I‘ve always hated saying goodbyes. No surprises then, that my last day at Infocomm Investments should go by without any fanfare – no parting gifts, no warm embraces and certainly no teary farewells. The rest had left the office by 5pm as last Friday was ‘Eat with your Family Day’. I sat in the empty office removing all digital traces of myself from my trusty IBM X60 work laptop for the past 3 years. As the machine zapped each file and document that I worked on, I dug deep within myself for traces of nostalgia.
I once came across a line from a poem by contemporary American poet Emily Dickinson that stuck in my head.
That which will never come again
Is what makes life so sweet.
Believing what we don’t believe
Does not exhilarate.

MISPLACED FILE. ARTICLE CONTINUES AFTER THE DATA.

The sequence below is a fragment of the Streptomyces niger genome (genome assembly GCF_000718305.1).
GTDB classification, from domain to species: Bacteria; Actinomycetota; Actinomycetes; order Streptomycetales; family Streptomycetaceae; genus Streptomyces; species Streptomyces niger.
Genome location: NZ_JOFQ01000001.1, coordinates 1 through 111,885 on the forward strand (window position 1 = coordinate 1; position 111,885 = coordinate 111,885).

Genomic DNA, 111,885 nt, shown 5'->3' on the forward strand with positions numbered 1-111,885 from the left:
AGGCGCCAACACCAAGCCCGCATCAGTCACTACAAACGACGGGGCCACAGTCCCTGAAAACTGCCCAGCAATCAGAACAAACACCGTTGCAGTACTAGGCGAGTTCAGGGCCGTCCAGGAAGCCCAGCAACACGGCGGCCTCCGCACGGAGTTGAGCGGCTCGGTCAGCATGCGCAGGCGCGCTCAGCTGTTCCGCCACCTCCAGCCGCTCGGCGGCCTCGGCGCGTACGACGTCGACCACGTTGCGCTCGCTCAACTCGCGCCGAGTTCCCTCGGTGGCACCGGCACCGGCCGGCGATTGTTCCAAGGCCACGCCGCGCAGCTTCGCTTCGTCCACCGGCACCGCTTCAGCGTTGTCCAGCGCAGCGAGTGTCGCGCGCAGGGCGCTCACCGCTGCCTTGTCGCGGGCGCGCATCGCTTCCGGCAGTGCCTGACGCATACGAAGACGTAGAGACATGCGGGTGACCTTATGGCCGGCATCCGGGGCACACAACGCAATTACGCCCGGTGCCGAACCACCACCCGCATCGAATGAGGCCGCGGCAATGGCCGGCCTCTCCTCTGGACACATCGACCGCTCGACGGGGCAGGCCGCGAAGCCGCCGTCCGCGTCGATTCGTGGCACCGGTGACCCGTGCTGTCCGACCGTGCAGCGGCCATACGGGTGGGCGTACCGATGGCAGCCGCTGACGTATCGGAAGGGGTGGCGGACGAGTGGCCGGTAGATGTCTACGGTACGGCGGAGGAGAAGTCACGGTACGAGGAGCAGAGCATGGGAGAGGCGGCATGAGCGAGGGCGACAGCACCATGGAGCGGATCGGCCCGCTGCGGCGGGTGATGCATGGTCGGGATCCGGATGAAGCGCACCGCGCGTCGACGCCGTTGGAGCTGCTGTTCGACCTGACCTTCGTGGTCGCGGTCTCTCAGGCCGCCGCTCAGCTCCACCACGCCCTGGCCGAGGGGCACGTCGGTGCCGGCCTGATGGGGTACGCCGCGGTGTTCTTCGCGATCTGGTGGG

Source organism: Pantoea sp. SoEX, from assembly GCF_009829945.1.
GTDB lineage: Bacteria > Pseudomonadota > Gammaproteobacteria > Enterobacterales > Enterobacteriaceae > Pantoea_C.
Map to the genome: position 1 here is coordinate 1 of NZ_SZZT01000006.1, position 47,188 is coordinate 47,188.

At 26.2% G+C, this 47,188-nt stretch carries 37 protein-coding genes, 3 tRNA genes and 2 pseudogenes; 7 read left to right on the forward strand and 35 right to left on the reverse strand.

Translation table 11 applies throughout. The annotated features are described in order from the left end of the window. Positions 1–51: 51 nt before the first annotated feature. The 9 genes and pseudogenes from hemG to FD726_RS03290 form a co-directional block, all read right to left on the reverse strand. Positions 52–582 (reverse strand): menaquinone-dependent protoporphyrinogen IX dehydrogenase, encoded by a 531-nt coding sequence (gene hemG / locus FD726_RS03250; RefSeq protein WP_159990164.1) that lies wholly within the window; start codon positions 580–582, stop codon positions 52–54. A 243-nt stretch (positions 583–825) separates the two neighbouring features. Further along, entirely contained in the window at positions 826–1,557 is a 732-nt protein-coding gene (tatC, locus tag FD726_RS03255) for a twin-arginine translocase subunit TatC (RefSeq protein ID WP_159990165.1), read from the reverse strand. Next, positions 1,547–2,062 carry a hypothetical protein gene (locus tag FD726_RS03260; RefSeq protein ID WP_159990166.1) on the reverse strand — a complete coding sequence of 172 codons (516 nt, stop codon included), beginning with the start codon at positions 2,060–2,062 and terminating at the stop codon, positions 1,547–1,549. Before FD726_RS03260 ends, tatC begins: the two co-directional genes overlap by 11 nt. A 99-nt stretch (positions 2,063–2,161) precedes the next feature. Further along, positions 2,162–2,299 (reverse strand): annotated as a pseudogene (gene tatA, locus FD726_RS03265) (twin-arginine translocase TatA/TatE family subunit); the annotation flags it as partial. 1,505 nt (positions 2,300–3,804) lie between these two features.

That if it be, it be at best
An ablative estate —
This instigates an appetite
– Emily Dickinson
My two years at Infocomm Investments have been well spent amongst comrades. I have had the opportunity to take shots at a long list of impossibles with a solid team, and have been trusted, empowered and relied upon by my bosses to make a wide range of decisions. I have also had the chance to operate in a startup-like environment here – fast and furious, ever-changing external conditions and faced with constant adversity in the course of our work. For these, I am truly blessed and thankful.
Just as the Chinese would say, “天下无不散之宴席” (all good things must come to an end), so too does Shakespeare – too much of a good thing can do us harm too. And so I part, with a heart heavy with nostalgia, for as David Gates and Bread would sing in Goodbye Girl,
Goodbye doesn’t mean forever
Let me tell you goodbye doesn’t mean
We’ll never be together again
If you wake up and I’m not there, I won’t be long away
cause the things you do my goodbye girl
Will bring me back to you…
I borrow shamelessly from Aung San Suu Kyi’s recent words to bid my farewells to my colleagues in Infocomm Investments and IDA – I can’t meet you one by one (to say goodbye), but I hope to meet you all in the future (better days).